- Bipolar Disorder: Bipolar disorder can affect how a person feels, thinks and acts. It involves dramatic shifts in mood – from the highs of mania to the lows of major depression. More than a fleeting good or bad mood, the cycle of bipolar disorder lasts for days, weeks or months and is disruptive to work/social relationships. Bipolar disorder can rarely be overcome without medical treatment. For some, the periods between episodes of illness can be normal and productive. However, research suggests that when left untreated, episodes of illness occur more often and are more severe. During a manic episode, a person might impulsively quit a job, charge up huge amounts of debt, or feel rested after sleeping two hours. During a depressive episode, the same person might be too tired to get out of bed and full of self-loathing and hopelessness over his or her unemployment status and credit card bills.
- Depression: Most people feel depressed at some time in their lives. Feelings of discouragement, frustration and even despair are normal reactions to loss or disappointment and may last for days before gradually disappearing. For some, however, depression is at the root of continuing lows. Depression is a serious, debilitating illness that intensely affects how an individual feels, thinks, and behaves. It can last for years and without treatment, can cause permanent disability. Depression affects the whole body and can alter eating and sleeping patterns, increase restlessness and overall fatigue, and even cause mysterious physical symptoms.
- Anorexia Nervosa: Anorexia nervosa is characterized by an obsession with controlling the amount of food eaten. It is often caused, at least in part, by a belief that if the individual can control their body, they can control their life.
- Binge Eating Disorder: People living with binge eating disorder eat excessive amounts of food at one time, often because dieting has made them hungry or to comfort themselves in stressful situations. A common myth is that people living with binge eating disorder compensate for binging by vomiting, fasting, over-exercising or abusing laxatives; this behaviour is more characteristic of people affected by bulimia nervosa and anorexia.
- Bulimia Nervosa: Bulimia nervosa is characterized by cycles of binging and purging. As with anorexia nervosa, the desire to regulate feelings and worries about body weight and shape contribute to bulimia nervosa and its characteristic behaviour. The cycle begins with the person rapidly eating large amounts of food in a single sitting, which can lead to discomfort and anxiety about weight gain. As a consequence, the person tries to rid the body of the food that was consumed by vomiting, using laxatives, enemas or diuretics, by exercising excessively, by skipping meals or by dieting.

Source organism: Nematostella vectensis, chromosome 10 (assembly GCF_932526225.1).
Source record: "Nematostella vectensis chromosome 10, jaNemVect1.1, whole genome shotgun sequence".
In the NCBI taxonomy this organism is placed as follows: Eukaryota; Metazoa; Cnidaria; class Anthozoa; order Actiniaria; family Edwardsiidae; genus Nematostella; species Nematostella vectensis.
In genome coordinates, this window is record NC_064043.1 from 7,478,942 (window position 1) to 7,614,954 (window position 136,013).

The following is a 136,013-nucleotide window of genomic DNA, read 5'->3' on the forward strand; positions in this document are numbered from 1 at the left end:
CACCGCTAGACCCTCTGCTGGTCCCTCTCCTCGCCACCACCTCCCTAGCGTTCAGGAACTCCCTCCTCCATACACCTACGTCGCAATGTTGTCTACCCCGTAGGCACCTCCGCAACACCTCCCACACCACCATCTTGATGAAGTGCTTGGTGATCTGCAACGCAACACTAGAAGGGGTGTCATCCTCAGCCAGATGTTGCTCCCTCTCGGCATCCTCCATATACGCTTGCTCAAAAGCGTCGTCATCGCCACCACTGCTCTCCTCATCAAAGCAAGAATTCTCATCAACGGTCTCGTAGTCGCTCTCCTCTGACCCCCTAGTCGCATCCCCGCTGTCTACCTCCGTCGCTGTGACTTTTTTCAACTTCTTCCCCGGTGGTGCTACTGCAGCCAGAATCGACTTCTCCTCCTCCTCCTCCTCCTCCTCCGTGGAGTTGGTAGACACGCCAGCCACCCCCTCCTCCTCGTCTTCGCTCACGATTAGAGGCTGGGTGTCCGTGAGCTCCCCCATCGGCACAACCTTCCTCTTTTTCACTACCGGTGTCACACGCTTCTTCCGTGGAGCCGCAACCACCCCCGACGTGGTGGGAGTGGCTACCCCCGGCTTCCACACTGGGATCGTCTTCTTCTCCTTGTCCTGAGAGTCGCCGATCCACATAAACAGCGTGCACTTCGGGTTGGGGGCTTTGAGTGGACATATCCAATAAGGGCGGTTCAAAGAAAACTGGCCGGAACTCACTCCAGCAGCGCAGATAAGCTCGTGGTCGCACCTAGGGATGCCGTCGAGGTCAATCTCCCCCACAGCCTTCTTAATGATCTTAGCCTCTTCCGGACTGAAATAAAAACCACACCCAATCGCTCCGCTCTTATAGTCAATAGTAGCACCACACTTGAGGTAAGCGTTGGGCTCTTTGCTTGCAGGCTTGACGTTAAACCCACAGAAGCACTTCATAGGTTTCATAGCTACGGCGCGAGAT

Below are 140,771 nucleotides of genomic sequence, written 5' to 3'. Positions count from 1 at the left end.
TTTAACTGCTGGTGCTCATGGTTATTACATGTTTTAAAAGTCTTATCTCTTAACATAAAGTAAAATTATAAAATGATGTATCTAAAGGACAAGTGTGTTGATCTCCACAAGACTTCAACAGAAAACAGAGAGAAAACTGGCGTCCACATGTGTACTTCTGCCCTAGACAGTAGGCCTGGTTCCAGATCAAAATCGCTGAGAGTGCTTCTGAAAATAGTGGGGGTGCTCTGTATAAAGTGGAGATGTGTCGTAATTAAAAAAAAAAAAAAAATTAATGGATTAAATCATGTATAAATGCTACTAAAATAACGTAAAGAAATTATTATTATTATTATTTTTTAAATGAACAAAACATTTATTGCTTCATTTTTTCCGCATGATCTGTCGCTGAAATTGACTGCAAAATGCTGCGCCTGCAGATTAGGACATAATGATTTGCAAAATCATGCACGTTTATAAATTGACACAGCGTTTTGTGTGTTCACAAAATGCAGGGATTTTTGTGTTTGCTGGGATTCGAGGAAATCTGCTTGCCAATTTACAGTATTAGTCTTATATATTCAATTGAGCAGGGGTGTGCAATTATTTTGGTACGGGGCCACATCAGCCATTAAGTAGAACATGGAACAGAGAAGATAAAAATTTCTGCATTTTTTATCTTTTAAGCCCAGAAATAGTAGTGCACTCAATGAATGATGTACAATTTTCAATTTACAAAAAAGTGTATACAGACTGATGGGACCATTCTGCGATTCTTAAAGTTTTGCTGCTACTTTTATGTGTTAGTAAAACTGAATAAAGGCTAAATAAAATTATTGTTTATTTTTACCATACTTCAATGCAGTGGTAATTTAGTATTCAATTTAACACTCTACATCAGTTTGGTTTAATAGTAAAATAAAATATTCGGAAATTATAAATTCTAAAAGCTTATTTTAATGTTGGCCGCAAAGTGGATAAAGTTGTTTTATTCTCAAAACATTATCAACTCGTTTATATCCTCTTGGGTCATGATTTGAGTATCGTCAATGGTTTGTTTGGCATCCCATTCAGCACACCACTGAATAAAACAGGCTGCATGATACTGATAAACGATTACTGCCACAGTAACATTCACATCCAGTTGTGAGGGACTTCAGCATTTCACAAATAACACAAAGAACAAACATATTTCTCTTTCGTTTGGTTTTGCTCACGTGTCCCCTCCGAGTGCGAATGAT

The word ‘psychosis’ is used to describe conditions that affect the mind, in which there is distortion of, or some loss of contact with, reality. Hallucinations, delusions (false beliefs), paranoia, disorganized thoughts and speech are symptoms of psychosis. These symptoms can seem so real that often the person does not realize that he is experiencing psychosis. Psychosis also affects feelings and behaviour. There are many disorders that can cause psychotic symptoms. Common ones include schizophrenia, bipolar disorder, psychotic depression, and delusion disorder.
Schizophrenia is characterized by delusions, hallucinations, disturbances in thinking and withdrawal from social activity. The illness affects an estimated 1 in 100 people and their families. There isn’t yet widespread agreement on the cause of schizophrenia. While there is no cure, there are effective treatments. Many people living with schizophrenia manage symptoms with the help of treatment and enjoy life to its fullest.
While there are many different types of personality disorders, as a group they are characterized by long-term patterns of thoughts and behaviours that cause people to feel and behave in socially distressing ways, which often limit their ability to function in relationships and at work.